As is known, the far-right Austrian Freedom Party is the only Austrian parliamentary party that advocates for lifting EU sanctions against Russia and stopping the EU’s military support for Ukraine. It also criticizes various efforts by the federal government to support Ukraine, including demining initiatives.

Kickl is also friends with Hungarian Prime Minister Orbán. In March 2023, he visited Budapest and wrote about the unnecessary sanctions against Russia, calling for a ceasefire and the start of negotiations. He also praised Orbán’s fight against migration.

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And, of course, what would Putin’s far-right friends be without a scandal? The scandal involving the Austrian Freedom Party (FPÖ) shocked all of Austria and the global political scene, going down in history as “Ibizagate.” It became the most striking characterization of this political force and the morals prevailing within the party.

The scandal was triggered on May 17, 2019, by the publication of a secret video recording of a meeting in Ibiza, Spain, in July 2017, which featured FPÖ politicians Strache – the Vice-Chancellor and leader of the Freedom Party – and Gudenus – the deputy leader of the Freedom Party – discussing their party’s behind-the-scenes actions and intentions. In the video, both politicians appeared receptive to the proposals of a woman posing as the niece of Russian oligarch Igor Makarov, who later denied any connections with her. The interlocutors discussed providing the Freedom Party with positive news coverage in exchange for government contracts. Five people attended the meeting, but the full video was not published. Strache and Gudenus also hinted at corrupt political practices allegedly involving other wealthy donors to the Freedom Party in Europe and beyond. The video demonstrated the Freedom Party’s intention to suppress press freedom in Austria by replacing it with biased media, with the additional aim of turning the country’s most popular tabloid, Kronen Zeitung, into the Freedom Party’s mouthpiece.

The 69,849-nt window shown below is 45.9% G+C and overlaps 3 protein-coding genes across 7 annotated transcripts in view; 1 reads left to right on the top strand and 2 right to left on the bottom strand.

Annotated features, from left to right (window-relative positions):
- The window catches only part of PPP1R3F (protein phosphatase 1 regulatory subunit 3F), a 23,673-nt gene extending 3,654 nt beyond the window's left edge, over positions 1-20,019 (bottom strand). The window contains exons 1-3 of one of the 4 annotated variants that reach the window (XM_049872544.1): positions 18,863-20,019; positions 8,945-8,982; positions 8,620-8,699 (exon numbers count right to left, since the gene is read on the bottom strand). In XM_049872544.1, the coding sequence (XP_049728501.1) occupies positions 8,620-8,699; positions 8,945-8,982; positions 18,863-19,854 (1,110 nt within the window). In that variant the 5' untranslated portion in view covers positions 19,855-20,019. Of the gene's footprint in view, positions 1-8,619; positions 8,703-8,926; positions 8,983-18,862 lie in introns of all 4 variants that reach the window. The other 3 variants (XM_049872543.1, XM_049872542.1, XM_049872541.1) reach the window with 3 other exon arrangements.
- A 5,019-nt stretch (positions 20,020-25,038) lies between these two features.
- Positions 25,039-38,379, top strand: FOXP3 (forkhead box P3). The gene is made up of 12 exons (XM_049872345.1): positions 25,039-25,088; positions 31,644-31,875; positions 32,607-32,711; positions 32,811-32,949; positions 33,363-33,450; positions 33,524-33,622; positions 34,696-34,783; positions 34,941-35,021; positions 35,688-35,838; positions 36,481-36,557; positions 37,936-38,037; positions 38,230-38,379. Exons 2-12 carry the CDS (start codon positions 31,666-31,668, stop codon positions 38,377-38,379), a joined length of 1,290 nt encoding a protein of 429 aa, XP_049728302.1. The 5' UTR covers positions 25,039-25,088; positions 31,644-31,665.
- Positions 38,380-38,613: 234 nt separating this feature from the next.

Strache further suggested that she donate funds through their party channels, which would be difficult to trace. During the conversation, Strache mentioned having contacts with Israelis who oppose left-wing politics in Israel and that he had been invited to China to promote business between Austria and China. Strache likely also said that companies like Glock Ges. m.b.H. and Novomatic, as well as investors Heidi Horten and René Benko, made large donations to both the Freedom Party and the ÖVP using non-profit organizations. Strache also stated that Hans Peter Haselsteiner, a major shareholder in the construction company Strabag, would no longer receive commissions from the government.

In the video, Strache expressed his desire to “create a media landscape like Orbán’s” – Viktor Orbán, the Prime Minister of Hungary, has established complete control over all media in the country through a single supervisory authority, appointing his relatives to key positions.

Additionally, Strache told the supposed investor that he had been to Russia many times and had met with advisors to Russian President Vladimir Putin to establish “strategic cooperation.” Both Freedom Party leaders were forced to resign. At the time of the scandal, the current leader Kickl was the Minister of the Interior and led the investigation into the Ibiza affair.